Mission Statement

The Interdisciplinary Centre for Social and Language Documentation (CIDLeS) is a non-profit institution founded in January 2010 in Minde (Portugal) by a group of national and international researchers. CIDLeS aims at improving and deepening research in two linguistic areas: language documentation and linguistic typology. Besides the documentation, study and dissemination of European endangered and minority languages CIDLeS is also engaged in the development of language technologies for scientific and didactic work on lesser-used languages. CIDLeS has three research groups (CIDLeS Media Lab, Language Documentation and Language Typology and Language Revitalization) whose projects are interrelated with the aim of fostering interdisciplinary research.

Endangered Languages

According to data of Ethnologue.com and the Volkswagen Foundation (DoBeS – Documentation of Endangered Languages) and the numbers revealed by the UNESCO report published on February 19th 2009 in the online edition of the newspaper Público there exist around 6700 languages worldwide. 2500 of these languages are endangered, with the main areas being India (196 endangered languages), the United States of America (192), Indonesia (147), China (144), Mexico (144), and Russia (136). These languages are in danger of extinction and the process of extinction is increasing dramatically. During the last 60 to 70 years around 200 languages disappeared, 12 of them in Brazil. The case of Brazil is worth special attention. The UNESCO Interactive Atlas of the World’s Languages in Danger reveals that in Brazil there are now 81 endangered languages, 45 of them critically in danger of extinction. The raising of awareness of these numbers (that decrease as the linguistic research in different areas around the globe increases) and the realization by the linguistic community of the scientific and socio-cultural consequences of language endangerment have led to the implementation and development of language documentation as an autonomous research subject within linguistics. In addition, technological developments in recent years have massively improved the means of documentation (collection and storage) and the data processing possibilities for the language data that has been collected.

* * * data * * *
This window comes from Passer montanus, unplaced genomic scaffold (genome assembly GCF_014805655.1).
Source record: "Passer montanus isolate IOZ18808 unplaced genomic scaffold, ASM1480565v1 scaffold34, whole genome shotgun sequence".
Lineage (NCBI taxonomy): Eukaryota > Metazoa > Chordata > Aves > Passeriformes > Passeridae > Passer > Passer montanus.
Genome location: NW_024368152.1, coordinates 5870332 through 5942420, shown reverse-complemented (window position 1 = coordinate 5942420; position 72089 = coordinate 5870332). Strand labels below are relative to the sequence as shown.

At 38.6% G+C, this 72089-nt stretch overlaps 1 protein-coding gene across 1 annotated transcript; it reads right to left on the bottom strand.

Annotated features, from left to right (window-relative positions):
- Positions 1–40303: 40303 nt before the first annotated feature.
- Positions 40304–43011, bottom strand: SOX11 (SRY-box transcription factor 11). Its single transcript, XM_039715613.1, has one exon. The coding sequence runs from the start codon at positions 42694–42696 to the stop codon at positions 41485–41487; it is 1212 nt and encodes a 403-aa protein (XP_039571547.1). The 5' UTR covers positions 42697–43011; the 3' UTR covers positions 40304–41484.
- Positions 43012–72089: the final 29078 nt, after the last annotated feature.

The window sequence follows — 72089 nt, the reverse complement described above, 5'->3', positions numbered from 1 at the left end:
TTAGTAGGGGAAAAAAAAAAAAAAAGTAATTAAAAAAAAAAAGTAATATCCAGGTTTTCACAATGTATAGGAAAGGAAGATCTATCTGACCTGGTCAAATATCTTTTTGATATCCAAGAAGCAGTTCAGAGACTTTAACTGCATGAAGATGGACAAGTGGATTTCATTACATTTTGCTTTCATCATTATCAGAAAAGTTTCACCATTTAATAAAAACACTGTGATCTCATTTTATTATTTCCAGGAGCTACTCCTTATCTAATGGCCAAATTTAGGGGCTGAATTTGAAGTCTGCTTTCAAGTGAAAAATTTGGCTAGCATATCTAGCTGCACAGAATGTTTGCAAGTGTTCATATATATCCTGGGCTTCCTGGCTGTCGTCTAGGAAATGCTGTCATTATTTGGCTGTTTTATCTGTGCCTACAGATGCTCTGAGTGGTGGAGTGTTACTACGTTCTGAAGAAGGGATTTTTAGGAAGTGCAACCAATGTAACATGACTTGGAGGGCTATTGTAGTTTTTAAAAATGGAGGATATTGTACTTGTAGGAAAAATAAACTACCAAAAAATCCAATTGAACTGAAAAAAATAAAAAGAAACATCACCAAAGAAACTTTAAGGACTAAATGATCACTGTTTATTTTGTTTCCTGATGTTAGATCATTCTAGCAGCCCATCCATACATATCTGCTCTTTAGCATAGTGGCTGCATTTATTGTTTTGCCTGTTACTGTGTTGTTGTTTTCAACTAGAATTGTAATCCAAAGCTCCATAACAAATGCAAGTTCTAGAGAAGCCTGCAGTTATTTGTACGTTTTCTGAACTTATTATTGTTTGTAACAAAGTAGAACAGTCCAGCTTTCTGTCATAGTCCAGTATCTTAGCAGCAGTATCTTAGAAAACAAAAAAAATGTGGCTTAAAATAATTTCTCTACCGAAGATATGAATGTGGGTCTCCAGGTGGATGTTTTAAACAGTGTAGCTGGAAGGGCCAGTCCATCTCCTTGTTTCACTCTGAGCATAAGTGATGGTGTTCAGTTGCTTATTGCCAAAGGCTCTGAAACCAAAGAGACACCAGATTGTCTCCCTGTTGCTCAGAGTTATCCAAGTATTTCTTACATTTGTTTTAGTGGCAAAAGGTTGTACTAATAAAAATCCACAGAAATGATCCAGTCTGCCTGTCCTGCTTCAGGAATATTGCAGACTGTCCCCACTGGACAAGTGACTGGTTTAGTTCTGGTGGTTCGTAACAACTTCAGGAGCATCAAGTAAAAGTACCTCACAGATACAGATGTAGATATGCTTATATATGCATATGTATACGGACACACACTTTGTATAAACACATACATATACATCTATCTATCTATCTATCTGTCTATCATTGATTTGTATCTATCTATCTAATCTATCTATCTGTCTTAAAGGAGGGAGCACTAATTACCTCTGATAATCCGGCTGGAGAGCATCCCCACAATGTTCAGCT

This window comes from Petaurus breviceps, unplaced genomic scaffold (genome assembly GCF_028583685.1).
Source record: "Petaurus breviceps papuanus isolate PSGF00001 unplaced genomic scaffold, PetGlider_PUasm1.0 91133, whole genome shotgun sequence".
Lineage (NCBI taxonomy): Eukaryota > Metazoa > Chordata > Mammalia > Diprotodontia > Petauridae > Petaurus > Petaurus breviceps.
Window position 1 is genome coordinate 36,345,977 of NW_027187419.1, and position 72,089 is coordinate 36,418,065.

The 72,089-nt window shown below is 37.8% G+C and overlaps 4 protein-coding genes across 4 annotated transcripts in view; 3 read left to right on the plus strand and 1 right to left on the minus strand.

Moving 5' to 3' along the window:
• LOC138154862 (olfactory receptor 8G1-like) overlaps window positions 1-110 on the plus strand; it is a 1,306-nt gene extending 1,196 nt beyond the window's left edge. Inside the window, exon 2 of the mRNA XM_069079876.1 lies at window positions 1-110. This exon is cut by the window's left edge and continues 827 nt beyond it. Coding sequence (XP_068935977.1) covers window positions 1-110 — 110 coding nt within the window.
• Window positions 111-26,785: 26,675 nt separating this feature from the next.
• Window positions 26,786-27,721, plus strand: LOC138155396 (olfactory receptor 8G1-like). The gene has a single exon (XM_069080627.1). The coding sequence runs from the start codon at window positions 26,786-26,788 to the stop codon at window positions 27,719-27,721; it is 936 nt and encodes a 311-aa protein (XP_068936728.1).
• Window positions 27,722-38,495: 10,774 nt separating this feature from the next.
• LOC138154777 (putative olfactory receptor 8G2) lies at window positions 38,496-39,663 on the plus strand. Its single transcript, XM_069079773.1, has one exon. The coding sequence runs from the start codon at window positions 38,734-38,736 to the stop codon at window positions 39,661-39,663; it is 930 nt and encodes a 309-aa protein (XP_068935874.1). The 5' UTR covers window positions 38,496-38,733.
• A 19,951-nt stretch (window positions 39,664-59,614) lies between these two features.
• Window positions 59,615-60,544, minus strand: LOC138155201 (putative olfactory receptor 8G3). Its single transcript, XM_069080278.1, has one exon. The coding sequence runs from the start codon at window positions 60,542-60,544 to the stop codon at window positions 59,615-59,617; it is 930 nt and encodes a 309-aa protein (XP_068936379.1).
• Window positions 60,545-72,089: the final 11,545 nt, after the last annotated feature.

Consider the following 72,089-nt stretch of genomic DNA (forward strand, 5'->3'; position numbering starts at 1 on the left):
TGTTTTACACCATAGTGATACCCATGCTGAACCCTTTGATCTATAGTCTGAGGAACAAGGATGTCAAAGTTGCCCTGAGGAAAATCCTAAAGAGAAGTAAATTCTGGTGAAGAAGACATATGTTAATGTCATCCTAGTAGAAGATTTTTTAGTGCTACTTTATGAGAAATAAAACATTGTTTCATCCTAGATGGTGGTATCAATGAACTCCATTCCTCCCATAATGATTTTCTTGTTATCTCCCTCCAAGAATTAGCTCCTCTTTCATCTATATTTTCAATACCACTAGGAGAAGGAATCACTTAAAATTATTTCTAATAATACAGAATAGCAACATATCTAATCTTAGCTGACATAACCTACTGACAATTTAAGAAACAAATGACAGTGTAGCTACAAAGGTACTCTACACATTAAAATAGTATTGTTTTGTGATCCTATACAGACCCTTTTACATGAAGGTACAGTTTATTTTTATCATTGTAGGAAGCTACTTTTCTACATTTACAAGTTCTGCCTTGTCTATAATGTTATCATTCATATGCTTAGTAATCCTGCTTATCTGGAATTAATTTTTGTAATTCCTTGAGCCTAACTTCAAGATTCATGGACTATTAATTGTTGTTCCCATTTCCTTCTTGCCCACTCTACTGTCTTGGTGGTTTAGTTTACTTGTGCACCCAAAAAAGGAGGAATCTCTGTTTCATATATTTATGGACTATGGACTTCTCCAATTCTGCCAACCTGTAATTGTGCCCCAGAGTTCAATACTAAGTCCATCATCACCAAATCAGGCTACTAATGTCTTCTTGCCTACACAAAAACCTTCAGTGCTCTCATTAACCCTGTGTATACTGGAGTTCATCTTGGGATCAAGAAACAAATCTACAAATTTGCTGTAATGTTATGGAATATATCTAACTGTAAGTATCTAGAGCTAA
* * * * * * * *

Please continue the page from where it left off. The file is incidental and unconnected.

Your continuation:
Language Documentation and General Linguistics

Language Documentation was only recently recognized and established as a linguistic discipline (late 90s of the 20th century). However, the areas of interest as well as its subjects of study (documentation, study and revitalization of endangered languages) have been of interest to all linguists, especially to those who worked in the area of general linguistics with a broad experience of fieldwork (for example Bernard Comrie, Gipert Jost, Johannes Helmbrecht, Peter Austin, R.M.W. Dixon, William Croft, William Foley, Wolfgang Schulze). Note that the concept of “general linguistics” of which we speak here follows a strong typological approach with a research focus on non-Indo-European languages.

It is in this context that CIDLeS was founded in Portugal, targeting areas of language documentation (and associated disciplines like sociolinguistics, ethno-linguistics, anthropological linguistics, etc.) and all aspects of language typology. From a national point of view, CIDLeS will not only give a new perspective to linguistic research but also open up new horizons for linguistic work in Portugal. One example would be the introduction of the Portuguese language and the results of its research into typological discussions, releasing it from using solely the approaches of Romance studies. Thus, CIDLeS will also support a wider dissemination of the works on Portuguese in the international scientific community outside the field of Romance studies, and consequentely foster Portuguese linguistics itself.